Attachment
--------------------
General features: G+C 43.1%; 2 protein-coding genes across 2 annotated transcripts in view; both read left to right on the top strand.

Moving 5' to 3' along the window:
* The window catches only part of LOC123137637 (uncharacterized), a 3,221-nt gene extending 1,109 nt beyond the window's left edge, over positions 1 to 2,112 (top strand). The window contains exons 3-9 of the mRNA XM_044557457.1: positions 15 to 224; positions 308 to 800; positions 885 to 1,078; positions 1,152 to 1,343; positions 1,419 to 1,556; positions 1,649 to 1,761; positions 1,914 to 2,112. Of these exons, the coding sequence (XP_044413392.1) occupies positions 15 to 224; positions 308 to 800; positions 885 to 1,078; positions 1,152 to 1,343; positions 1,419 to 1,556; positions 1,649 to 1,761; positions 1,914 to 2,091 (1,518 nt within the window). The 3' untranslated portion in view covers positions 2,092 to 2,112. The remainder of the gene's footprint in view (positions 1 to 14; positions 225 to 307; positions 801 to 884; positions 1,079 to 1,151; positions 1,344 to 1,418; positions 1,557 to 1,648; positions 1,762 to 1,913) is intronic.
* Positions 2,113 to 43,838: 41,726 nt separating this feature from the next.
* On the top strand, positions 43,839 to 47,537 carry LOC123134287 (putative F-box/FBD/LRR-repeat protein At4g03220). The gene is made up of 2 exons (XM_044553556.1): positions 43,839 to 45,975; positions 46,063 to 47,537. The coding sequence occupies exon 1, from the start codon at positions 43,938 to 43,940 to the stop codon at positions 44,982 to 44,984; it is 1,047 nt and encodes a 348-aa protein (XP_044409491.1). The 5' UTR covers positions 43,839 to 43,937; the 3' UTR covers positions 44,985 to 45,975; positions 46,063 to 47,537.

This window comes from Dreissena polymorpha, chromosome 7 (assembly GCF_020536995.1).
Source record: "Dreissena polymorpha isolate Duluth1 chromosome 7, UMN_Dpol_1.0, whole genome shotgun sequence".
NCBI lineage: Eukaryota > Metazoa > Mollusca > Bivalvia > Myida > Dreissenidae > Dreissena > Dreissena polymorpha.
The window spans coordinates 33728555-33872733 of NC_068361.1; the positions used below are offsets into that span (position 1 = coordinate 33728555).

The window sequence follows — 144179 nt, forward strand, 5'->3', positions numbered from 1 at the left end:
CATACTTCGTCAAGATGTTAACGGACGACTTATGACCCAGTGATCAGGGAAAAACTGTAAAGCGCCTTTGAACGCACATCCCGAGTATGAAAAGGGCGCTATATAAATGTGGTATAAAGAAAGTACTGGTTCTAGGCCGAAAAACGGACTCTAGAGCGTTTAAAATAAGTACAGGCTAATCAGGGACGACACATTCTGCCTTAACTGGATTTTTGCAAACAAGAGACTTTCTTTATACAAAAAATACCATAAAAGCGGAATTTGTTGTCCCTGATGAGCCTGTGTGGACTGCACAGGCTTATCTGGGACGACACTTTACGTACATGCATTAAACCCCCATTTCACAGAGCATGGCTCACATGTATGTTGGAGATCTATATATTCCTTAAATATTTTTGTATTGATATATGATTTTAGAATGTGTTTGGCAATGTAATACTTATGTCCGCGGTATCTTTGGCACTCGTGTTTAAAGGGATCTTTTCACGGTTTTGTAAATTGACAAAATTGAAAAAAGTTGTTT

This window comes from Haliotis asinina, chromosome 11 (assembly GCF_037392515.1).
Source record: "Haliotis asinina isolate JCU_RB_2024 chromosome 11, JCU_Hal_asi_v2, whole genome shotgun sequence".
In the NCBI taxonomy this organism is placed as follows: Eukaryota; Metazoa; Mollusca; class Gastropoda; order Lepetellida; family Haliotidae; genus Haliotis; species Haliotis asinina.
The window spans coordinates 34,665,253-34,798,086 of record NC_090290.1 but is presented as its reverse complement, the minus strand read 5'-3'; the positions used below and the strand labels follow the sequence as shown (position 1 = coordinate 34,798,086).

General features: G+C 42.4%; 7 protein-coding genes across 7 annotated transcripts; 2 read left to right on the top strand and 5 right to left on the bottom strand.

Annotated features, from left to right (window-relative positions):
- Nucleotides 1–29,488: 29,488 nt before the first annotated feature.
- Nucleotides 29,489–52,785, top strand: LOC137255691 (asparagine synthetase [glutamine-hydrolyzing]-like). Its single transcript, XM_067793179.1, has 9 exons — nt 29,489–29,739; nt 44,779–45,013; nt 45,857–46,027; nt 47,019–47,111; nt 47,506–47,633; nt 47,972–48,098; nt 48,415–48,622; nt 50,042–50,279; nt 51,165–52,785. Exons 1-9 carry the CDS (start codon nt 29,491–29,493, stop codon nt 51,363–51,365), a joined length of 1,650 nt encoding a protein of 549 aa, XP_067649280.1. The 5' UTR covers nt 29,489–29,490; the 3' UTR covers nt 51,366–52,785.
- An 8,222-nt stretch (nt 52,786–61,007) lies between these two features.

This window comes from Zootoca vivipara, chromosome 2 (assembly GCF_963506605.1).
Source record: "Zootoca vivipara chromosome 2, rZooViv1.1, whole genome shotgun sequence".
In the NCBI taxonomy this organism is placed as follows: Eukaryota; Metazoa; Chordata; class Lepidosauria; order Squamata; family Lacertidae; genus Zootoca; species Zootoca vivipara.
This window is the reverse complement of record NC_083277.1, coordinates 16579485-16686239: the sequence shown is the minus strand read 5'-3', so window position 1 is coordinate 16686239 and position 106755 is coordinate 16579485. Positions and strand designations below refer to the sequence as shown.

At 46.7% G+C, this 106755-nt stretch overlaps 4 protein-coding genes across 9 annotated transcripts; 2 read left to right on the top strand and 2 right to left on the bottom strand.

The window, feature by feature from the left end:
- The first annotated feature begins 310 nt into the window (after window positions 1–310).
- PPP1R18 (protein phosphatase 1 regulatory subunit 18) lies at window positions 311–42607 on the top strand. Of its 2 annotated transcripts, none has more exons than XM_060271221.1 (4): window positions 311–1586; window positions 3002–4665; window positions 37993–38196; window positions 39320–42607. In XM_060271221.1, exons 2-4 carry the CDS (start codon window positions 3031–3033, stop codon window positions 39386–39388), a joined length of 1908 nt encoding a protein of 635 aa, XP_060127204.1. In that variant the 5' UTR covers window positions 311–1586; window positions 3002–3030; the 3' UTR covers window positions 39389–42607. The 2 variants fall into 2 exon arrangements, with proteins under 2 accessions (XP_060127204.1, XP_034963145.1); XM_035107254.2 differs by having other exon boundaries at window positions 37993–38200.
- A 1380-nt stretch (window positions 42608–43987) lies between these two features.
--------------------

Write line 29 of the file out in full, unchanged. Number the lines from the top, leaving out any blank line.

- A 1380-nt stretch (window positions 42608–43987) lies between these two features.